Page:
Bill Jemas is doing that thing again.
By that “thing” I’m referring to his innate ability to ignite the online comics community with press releases and public statements that prompt certain internet personalities to question his sanity and suitability in effectively managing a company that delivers comic books to the masses every Wednesday in the form of the twenty-two page pamphlet. He has created a persona of flamboyance and strong opinions that is willing and able to challenge potentially controversial and guarded topics. If you don’t think the President of a company should be saying it…Jemas says it long enough and loud enough to ensure its heard by a pit of online commentators that enjoy participating in the game of message board posting as much as Bill Jemas loves to start it.
Bill Jemas is more than the president of Marvel Comics…he’s a comic industry personality. And like most personalities…you either love him or hate him.
Whatever your personal feelings, you have to admit one thing…he imprints the two words of Marvel and Comics on your consciousness long enough for you to take notice of what’s going on at the House of Ideas. That’s his job…to sell Marvel Comics and sell them in greater quantities than his worthy competitors. (Or perhaps the competition should be more appropriately labeled as distinguished.) Regardless, Jemas gets people talking and something about his approach appears to be successful, even if his company’s recent achievements are the result of talented personnel.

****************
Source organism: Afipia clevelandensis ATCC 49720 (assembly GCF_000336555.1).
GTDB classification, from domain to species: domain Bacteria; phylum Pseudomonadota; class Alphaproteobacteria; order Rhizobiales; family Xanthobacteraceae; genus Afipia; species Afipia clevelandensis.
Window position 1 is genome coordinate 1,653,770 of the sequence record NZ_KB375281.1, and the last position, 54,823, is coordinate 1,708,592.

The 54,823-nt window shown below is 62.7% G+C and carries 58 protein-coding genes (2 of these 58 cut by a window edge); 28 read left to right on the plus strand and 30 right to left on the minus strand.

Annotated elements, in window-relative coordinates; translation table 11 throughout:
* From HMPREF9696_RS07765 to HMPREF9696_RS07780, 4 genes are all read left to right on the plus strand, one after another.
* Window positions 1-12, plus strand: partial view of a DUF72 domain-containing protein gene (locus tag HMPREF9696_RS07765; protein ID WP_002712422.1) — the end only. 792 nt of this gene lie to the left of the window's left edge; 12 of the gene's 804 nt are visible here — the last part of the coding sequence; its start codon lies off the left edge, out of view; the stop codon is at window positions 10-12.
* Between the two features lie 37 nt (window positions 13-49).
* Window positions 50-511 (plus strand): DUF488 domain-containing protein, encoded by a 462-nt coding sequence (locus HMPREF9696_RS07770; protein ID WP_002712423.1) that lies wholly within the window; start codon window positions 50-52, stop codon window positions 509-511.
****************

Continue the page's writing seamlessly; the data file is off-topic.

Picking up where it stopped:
We are gathered here today for a second installment of Ambidextrous in a week’s time to comment on Bill Jemas’ latest stunt. Oh, you haven’t heard?
Over on Comics Newsarama, by way of Michael Sangiacomo’s Journey Into Comics column, Bill Jemas offered his unique viewpoint on the whole Peter David vs. Marvel Comics affair that involves a serious disagreement over a recently announced price increase on David’s critically acclaimed and financially anemic Captain Marvel project. Marvel contended that the increase would keep the title operative for another twelve months while it tries to broaden its readership base. Peter David, the writer of Captain Marvel, took issue and exposed his opinions to the online community. Back and forth between David and Joe Quesada ensued until things reached what appeared a mutual agreement.
Then Bill Jemas appears from the ether, flicks his lighter, and smiles. ( Latest update at this URL: http://www.comicon.com/cgi-bin/ultimatebb.cgi?ubb=get_topic&f=13&t=000962 )